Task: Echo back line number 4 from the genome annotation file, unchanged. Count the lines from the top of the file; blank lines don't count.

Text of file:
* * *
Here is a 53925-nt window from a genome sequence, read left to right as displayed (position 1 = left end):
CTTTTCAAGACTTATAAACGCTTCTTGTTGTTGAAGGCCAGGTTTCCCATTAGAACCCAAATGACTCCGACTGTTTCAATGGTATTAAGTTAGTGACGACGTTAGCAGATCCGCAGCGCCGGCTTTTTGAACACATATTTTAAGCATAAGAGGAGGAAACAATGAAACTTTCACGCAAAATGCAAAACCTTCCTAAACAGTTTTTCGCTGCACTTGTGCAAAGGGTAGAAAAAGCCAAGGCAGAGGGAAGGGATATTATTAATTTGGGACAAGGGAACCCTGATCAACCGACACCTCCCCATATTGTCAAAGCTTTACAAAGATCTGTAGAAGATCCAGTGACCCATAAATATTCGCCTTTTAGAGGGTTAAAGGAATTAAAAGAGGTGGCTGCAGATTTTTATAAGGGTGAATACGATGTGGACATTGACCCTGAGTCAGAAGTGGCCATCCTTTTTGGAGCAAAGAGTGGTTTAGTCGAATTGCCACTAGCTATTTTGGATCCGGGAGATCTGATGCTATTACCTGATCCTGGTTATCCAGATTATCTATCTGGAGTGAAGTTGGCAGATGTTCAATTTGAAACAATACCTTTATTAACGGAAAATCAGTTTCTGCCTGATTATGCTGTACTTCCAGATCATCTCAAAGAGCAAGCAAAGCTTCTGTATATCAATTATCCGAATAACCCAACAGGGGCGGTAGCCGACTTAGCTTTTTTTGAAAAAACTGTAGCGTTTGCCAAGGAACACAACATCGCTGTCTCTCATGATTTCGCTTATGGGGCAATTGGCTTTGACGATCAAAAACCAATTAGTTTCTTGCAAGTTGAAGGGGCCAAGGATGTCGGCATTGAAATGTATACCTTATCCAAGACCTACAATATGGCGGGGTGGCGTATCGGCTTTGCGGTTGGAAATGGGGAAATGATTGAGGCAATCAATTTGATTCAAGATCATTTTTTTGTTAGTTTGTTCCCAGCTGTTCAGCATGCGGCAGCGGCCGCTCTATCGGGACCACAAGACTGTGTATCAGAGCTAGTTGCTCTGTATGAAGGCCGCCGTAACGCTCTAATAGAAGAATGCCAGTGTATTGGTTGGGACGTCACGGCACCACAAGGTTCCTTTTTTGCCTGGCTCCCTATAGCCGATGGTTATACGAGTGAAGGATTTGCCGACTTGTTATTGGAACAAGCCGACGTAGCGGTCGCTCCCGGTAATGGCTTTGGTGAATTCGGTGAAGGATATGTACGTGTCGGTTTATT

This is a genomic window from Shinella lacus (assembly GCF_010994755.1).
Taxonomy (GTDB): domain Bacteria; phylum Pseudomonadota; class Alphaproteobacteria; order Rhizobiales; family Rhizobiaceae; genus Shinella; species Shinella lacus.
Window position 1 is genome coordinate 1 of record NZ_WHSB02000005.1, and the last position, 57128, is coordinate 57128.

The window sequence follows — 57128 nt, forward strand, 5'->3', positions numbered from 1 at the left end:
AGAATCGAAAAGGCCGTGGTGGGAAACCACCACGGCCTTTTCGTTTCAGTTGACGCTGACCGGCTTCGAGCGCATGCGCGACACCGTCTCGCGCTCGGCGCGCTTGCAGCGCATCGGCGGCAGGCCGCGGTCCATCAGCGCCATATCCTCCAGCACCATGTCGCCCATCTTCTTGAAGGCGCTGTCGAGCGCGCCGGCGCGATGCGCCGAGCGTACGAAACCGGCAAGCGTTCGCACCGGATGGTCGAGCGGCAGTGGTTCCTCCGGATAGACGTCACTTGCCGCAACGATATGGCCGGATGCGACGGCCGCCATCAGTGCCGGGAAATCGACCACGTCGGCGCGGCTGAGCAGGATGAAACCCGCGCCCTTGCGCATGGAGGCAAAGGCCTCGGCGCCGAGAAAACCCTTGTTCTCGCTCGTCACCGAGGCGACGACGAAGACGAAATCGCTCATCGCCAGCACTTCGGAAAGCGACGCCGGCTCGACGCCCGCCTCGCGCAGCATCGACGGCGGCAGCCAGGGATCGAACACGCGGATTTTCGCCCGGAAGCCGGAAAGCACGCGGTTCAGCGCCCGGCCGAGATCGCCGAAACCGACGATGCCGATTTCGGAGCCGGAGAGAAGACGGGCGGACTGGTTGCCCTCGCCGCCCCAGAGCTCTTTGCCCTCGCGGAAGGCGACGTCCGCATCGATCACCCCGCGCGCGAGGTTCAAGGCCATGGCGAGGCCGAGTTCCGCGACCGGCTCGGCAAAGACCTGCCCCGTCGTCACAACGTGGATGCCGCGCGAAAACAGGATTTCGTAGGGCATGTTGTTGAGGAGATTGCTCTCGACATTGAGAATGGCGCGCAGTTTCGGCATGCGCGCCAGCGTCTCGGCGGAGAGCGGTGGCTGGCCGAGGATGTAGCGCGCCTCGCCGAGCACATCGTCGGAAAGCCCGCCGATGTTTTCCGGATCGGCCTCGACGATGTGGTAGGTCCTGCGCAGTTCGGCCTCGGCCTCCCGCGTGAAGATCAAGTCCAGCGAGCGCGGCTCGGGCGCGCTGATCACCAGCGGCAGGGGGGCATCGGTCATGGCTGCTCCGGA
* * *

Taxonomy (GTDB): domain Bacteria; phylum Pseudomonadota; class Alphaproteobacteria; order Rhizobiales; family Rhizobiaceae; genus Shinella; species Shinella lacus.